Maria Temming

Staff Writer, Physical Sciences, Science News

Maria Temming is the staff writer for physical sciences at Science News. Maria has undergraduate degrees in physics and English from Elon University and a master's degree in science writing from MIT. She has written for Scientific AmericanSky & Telescope and NOVA Next. She’s also a former Science News intern.

All Stories by Maria Temming

  1. Space

    Strange but true: White dwarfs shrink as they gain mass

    Telescope observations of thousands of these stars now confirm a decades-old theory on how their masses relate to their waistline.

  2. Environment

    Australian wildfires pumped smoke to record heights

    Wildfires in Australia in late December and early January spurred an unusual smoke plume that still hasn’t fully dispersed.

  3. Tech

    Wiggly wheels might help rovers plow through loose lunar soils

    New design lets wheels ascend hills too steep for regular robots and paddle through loose soils without getting stuck.

  4. Animals

    Traces from nuclear-weapons tests offer clues to whale sharks’ ages

    Traces left by nuclear-bomb testing in the 1950s and ‘60s can help researchers learn how old a whale shark is.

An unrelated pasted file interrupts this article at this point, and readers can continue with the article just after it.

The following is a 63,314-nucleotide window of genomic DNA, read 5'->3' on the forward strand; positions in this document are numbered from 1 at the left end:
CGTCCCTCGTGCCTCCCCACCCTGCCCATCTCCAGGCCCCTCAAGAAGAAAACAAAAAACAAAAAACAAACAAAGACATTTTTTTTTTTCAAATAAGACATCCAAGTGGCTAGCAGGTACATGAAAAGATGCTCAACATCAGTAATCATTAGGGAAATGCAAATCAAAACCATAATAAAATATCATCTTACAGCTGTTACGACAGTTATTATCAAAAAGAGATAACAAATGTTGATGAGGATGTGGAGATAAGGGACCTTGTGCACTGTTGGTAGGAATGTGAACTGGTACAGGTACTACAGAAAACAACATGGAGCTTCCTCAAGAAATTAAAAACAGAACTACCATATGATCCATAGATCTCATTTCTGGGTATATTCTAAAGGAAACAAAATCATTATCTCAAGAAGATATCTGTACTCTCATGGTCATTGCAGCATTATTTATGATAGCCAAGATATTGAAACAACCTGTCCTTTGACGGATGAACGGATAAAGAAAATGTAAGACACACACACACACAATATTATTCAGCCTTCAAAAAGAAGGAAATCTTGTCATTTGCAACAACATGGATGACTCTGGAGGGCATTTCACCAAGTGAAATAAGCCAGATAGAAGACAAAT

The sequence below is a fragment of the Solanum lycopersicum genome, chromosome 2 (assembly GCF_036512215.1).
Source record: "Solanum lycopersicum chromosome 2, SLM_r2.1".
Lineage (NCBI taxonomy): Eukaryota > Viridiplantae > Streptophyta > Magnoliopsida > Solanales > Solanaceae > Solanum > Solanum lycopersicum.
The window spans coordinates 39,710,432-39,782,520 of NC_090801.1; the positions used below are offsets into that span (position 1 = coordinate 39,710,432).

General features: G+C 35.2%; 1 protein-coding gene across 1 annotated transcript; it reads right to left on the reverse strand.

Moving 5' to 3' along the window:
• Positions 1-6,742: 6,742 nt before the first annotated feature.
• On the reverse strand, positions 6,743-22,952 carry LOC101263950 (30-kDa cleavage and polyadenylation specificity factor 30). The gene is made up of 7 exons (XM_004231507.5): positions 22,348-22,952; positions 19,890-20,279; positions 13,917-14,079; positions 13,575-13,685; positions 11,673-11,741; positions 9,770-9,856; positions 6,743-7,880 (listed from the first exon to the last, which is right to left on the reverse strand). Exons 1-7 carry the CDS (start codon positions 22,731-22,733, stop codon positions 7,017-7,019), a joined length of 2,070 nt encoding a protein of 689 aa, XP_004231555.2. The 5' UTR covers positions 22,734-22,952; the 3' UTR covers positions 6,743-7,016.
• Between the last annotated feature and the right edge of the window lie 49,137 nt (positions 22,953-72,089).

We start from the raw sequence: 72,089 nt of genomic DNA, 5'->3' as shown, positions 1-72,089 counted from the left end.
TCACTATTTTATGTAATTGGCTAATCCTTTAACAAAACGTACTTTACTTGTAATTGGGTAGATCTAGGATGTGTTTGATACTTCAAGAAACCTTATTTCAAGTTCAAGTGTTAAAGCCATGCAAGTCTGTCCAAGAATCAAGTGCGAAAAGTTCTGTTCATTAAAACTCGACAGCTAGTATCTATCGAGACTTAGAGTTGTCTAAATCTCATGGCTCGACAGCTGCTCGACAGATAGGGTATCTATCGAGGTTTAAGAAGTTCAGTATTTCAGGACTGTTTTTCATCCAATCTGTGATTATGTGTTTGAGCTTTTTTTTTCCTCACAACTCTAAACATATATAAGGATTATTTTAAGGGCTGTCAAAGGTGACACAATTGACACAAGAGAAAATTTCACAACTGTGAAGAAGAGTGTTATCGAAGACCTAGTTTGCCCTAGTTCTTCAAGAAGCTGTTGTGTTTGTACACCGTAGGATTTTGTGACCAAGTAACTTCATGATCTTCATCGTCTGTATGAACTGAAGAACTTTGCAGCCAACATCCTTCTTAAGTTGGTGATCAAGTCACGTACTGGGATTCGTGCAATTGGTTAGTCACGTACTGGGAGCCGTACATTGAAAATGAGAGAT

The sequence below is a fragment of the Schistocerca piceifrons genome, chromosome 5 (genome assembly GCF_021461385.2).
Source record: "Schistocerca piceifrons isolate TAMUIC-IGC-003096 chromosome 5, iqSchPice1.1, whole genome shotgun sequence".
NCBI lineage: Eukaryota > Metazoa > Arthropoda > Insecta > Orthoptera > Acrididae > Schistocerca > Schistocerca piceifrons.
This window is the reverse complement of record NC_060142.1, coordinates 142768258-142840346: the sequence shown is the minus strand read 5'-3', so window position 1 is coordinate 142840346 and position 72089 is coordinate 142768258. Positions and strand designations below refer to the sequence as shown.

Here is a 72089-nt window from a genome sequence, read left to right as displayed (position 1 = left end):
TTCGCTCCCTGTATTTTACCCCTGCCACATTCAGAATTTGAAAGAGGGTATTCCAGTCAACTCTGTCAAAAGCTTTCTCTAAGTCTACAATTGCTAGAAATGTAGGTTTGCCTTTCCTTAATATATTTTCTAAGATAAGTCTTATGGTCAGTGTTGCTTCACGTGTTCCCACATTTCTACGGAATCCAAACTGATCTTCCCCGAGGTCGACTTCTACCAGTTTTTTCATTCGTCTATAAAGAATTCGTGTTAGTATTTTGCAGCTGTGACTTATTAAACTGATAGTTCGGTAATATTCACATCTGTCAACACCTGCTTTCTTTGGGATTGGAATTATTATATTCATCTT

5. Environment

    Legos could last a disturbingly long time in the ocean

    By looking at toys washed up on beaches, scientists have estimated how long it takes hard plastics to break down in the oceans. And it’s a long time.

  6. Earth

    Newfound ‘dunes’ is among weirdest of northern lights

    There’s a new aurora dubbed the 'dunes.' It’s weird and joins the ranks of black auroras, STEVE and other odd natural light shows.

  7. Archaeology

    3-D printing helps resurrect an ancient Egyptian mummy’s voice

    A 3-D printed mold of a mummy’s vocal tract reveals what the mummy may sound like today.

  8. Earth

    Help for a world drowning in microplastics

    Microplastic pollution in our oceans and lakes is a problem. Scientists are testing solutions — from more biodegradable recipes to nanotechnology.

  9. Physics

    First heavy element identified from a neutron-star collision

    Scientists have at last witnessed newborn strontium in the afterglow of a neutron-star smashup. It confirms what they had suspected about how many massive stars are created.

  10. Planets

    Astronomers spot new type of storm on Saturn

    These storms are bigger and longer lasting than squalls but not nearly as massive as this planet's Great White Spots.